Monday, February 28, 2011
I stop my hobbled movement with the realization that every habit begins this way, even habits of the heart.
At initial planning the establishment of the habit is born out of optimism, eagerness, and confidence. We determine to do something - Bible memorization, consistent prayer, journaling - with the best of intentions. We make lists, buy notebooks, print off schedules - all with hopeful expectation that some area of our life will be forever changed. And then we begin. The first day feels good. We may spend most of the time just getting our bearings and deciding out how to go about the whole thing, but all in all, we feel good. The second or third day is when the pain hits. We find reasons to skip this one day, or only put in a half effort. Our habit muscles are sore, and life is so demanding.
Muscle is developed through challenge - changing the way we used to do things and beginning something anew. The pushing and pulling breaks us out of consistency and complacency and strengthens our spirit-muscles. When adversity strikes, we are better able to pull out our super-hero abilities because we have trained ourselves to use power that is beyond ourselves - the Holy Spirit, the Word of God.
Muscle is developed through repetition - the daily use and commitment. The soreness from this new regimen can disappear in two ways:
1. by refraining from exercising altogether, which will remove the pain, but leave my body unchanged
2. by continuing with the exercise, which allows my body to adapt to the new demands placed on it.
Our spirit-habits are the same way. We can slip back into the old way of doing things to avoid the pain, frustration, or inconvenience and remain unchanged. Or we can continue the habit and allow it to transform us.
The question is, what will I choose?
Hebrews 12:1-4 "Therefore, since we are surrounded by such a great cloud of witnesses, let us throw off everything that hinders and the sin that so easily entangles. And let us run with perseverance the race marked out for us, fixing our eyes on Jesus, the pioneer and perfecter of faith. For the joy set before him he endured the cross, scorning its shame, and sat down at the right hand of the throne of God. Consider him who endured such opposition from sinners, so that you will not grow weary and lose heart."
Christ chose the cross. He traded pain and condemnation for real results. He fixed his eyes on the Father's will. Let us "fix our eyes on Jesus the author and perfecter of our faith." Choose to continue the new habit until our spirits adjust to the change, and it becomes a part of who we are. The new muscles will form, the pain will subside, and out faith will be stronger.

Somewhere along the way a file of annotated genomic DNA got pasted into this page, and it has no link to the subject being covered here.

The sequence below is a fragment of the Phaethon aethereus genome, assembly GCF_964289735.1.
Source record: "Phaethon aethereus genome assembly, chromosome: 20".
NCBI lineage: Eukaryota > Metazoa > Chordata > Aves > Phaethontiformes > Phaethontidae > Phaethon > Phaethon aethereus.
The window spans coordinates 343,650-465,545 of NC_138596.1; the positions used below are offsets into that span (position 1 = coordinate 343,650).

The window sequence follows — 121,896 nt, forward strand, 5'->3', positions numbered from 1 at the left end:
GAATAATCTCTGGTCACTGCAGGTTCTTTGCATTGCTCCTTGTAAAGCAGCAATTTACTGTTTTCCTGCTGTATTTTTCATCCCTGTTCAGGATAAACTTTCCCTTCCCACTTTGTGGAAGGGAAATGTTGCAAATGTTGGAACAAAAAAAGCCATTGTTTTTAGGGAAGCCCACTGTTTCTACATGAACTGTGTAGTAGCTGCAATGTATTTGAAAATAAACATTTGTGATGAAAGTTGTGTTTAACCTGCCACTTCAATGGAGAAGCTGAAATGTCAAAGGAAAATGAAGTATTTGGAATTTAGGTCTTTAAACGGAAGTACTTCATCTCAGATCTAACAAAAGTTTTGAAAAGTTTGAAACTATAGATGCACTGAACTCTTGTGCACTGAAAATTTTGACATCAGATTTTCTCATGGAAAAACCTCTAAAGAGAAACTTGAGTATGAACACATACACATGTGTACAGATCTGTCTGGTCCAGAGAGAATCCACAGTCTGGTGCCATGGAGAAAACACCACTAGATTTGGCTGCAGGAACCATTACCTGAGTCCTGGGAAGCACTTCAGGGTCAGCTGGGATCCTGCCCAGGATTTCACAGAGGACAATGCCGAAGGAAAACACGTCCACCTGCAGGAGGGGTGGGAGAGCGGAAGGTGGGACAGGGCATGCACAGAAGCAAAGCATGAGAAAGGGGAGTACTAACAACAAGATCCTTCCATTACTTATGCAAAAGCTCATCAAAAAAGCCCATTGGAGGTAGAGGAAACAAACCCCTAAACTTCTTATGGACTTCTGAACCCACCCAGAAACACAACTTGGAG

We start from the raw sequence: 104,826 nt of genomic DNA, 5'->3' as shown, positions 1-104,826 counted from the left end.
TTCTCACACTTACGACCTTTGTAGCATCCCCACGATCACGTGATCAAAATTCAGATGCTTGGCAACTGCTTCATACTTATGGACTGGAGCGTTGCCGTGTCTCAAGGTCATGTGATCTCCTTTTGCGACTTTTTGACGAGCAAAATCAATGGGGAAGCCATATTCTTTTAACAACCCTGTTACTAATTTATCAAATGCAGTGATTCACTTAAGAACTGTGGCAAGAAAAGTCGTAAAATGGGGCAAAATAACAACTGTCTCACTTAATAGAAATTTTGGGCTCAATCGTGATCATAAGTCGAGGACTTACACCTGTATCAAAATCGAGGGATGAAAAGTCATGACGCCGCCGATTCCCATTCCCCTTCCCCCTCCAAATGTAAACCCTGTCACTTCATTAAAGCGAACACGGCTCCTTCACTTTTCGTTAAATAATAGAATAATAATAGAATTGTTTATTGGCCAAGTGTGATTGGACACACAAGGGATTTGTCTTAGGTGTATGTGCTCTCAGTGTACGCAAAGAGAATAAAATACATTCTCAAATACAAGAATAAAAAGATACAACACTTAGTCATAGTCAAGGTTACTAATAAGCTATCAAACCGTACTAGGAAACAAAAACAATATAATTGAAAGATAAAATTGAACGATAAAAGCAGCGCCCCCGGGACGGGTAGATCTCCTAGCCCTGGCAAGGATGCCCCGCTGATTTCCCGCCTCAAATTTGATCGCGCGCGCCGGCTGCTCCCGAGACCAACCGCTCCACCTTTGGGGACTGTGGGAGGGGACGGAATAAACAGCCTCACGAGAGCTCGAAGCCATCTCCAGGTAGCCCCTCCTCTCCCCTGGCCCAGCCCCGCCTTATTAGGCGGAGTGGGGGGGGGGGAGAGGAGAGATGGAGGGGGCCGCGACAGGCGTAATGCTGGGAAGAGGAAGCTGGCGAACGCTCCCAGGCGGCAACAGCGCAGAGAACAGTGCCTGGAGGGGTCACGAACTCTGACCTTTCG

What new spirit habit are you working on?
Saturday, February 26, 2011
I cannot describe her outward appearance, for it is difficult to discern. Her beauty within shines so brightly, that I never notice what her physical features hold. Except her hands. They cradle her coffee cup. Larger hands really, than I would expect. Hands that appear calloused from hard labor, but at the same time, guiding, tender, and soft. We visit silently about life, talking to God, praying, reading, and resting.
Somewhere in my ponderings, I hear the pitter patter of little feet upstairs, and She quietly leans back in her seat. Already, her non-verbal communication indicating a separation from She and I. As the little feet descend the stairs and the familiar voice of a child sounds out with my name - "Mommy".........
You can read the rest of the post over here at (In)courage today, where I am writing to inspire and encourage women. Would you be so kind as to join me there?
Friday, February 25, 2011
I'm not just talking about the piling of laundry, dishes and Kleenex. Although, now that I mention it, that stinks too.
I'm talking about the piling of frustration, anxiety and irritation.
Can't these kids just stop moving for one second? Does it matter who had the toy first? - They haven't played with that toy in weeks and now they want it at the same time? Can they just ask for something to drink rather than whine for it? Is there some sort of rule that when one kid cries, everyone has to find their own reason to join in? Gabe is hungry, Ryan is mad, Robby hit his head and Becca found the bracelet Robby broke last week. Tears ensue, both from the kids, and welling inside of me as I grasp for patience and compassion in a clammy, tired body who just wants peace and rest.
I always want peace and rest.
Even when my body is well, my spirit yearns for peace and rest. And just like now, the emptying of me - all I have left to give, my strivings, my ambitions, my plans, my energy, my emotions - when I find myself empty, at the foot of the cross, it is then that I am filled. Filled with peace and rest.